• 26 percent of companies with a definition for customer experience report exceeding profit targets, compared to only 14 percent of those without definitions;
  • Organizations with the greatest use of customer experience in daily decision-making report the strongest operating results with 67 percent meeting or exceeding revenue targets and 65 percent meeting or exceeding profit targets.



The bottom line, customer experience is a path to improved profitability, not a distraction from it AND it is a clear and shared definition that is a critical key to successful outcomes. I would suggest that focusing on the patient experience in healthcare has the same potential value.


Therefore, I believe a definition can have a significant impact on what you do within your organization as you work to improve the patient experience. To support you, The Beryl Institute decided it was important to help define this somewhat amorphous term – patient experience. Our hope is that this definition will create a shared understanding and common framework that will support your organization’s efforts in building a plan of action around the patient experience.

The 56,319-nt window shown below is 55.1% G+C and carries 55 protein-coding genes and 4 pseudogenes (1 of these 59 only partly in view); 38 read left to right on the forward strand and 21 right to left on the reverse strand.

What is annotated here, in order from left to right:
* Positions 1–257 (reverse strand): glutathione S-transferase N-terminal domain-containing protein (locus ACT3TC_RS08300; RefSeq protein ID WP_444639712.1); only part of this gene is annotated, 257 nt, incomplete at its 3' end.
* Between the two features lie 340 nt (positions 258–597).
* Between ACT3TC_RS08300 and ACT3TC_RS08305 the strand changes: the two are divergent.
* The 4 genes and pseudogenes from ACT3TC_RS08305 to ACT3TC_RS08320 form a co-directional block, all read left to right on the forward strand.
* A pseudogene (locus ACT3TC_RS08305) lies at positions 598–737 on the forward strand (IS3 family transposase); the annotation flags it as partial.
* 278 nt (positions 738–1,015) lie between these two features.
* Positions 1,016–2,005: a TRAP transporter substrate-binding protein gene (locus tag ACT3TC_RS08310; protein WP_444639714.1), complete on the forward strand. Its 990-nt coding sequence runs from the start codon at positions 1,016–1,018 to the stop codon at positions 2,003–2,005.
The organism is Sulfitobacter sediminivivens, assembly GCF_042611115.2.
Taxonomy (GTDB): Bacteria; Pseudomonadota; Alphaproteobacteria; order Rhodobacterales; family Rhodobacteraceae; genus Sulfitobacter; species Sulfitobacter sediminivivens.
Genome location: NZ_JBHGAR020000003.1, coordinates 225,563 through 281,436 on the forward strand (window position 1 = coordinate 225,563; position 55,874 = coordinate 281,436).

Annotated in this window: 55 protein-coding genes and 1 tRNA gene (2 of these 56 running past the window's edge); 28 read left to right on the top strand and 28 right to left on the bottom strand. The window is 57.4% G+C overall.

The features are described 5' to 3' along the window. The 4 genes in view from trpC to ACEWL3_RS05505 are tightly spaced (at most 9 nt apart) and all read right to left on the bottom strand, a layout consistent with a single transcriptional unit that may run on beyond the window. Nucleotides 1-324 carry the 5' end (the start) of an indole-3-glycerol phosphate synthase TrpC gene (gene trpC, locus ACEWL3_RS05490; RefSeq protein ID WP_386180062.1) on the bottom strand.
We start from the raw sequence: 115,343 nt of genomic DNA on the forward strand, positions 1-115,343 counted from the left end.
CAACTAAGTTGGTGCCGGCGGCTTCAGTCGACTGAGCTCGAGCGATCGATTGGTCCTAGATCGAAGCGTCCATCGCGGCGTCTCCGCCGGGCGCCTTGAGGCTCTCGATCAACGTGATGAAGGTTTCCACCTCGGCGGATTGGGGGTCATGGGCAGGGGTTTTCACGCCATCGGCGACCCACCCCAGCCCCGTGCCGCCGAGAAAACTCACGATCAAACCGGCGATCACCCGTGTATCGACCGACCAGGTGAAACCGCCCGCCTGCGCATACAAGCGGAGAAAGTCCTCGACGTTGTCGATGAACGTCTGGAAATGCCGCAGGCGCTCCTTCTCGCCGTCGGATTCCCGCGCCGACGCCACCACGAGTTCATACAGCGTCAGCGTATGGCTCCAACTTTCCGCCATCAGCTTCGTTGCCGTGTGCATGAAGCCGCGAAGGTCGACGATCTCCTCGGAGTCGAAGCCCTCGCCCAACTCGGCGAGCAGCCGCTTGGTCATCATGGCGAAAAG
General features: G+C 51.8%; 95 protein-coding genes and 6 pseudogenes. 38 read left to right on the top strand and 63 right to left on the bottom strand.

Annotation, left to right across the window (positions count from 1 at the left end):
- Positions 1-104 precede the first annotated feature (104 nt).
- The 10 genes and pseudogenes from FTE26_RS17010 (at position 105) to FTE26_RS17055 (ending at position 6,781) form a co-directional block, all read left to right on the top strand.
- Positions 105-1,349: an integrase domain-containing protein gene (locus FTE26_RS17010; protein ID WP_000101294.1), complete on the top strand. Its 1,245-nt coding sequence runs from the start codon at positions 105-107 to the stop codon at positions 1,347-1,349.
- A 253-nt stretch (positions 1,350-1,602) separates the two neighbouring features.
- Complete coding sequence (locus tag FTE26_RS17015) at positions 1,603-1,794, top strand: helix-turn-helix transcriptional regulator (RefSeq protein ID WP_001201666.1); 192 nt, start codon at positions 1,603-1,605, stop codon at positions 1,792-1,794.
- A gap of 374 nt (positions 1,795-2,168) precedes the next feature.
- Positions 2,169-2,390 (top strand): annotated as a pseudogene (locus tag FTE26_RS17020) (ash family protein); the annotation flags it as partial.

To accomplish the task of defining patient experience, a work group of your peers - patient experience champions and leaders from a number of hospitals and healthcare systems - came together over a series of virtual meetings to brain storm, research and collectively craft a definition. The definition is purposefully designed to be value neutral, suggesting that we first must acknowledge that there is some "thing” called the patient experience we need to both recognize and address. The result of the team’s efforts was powerful, broad, and yet concise.


The Beryl Institute defines the patient experience as:

The sum of all interactions, shaped by an organization’s culture,
that influence patient perceptions across the continuum of care


At the Institute, we will use this definition as a guide for how we build resources for our members. It will also serve as the standard for how we support and advocate for the creation of a positive patient experience across all healthcare organizations. How will you use the definition in your organization? And what value might it bring to your efforts?

So to our original question, does a definition matter? I maintain that it does. There is much more than you may believe riding on it.

Jason A. Wolf, Ph.D.
Executive Director
The Beryl Institute

Related Body of Knowledge courses: History.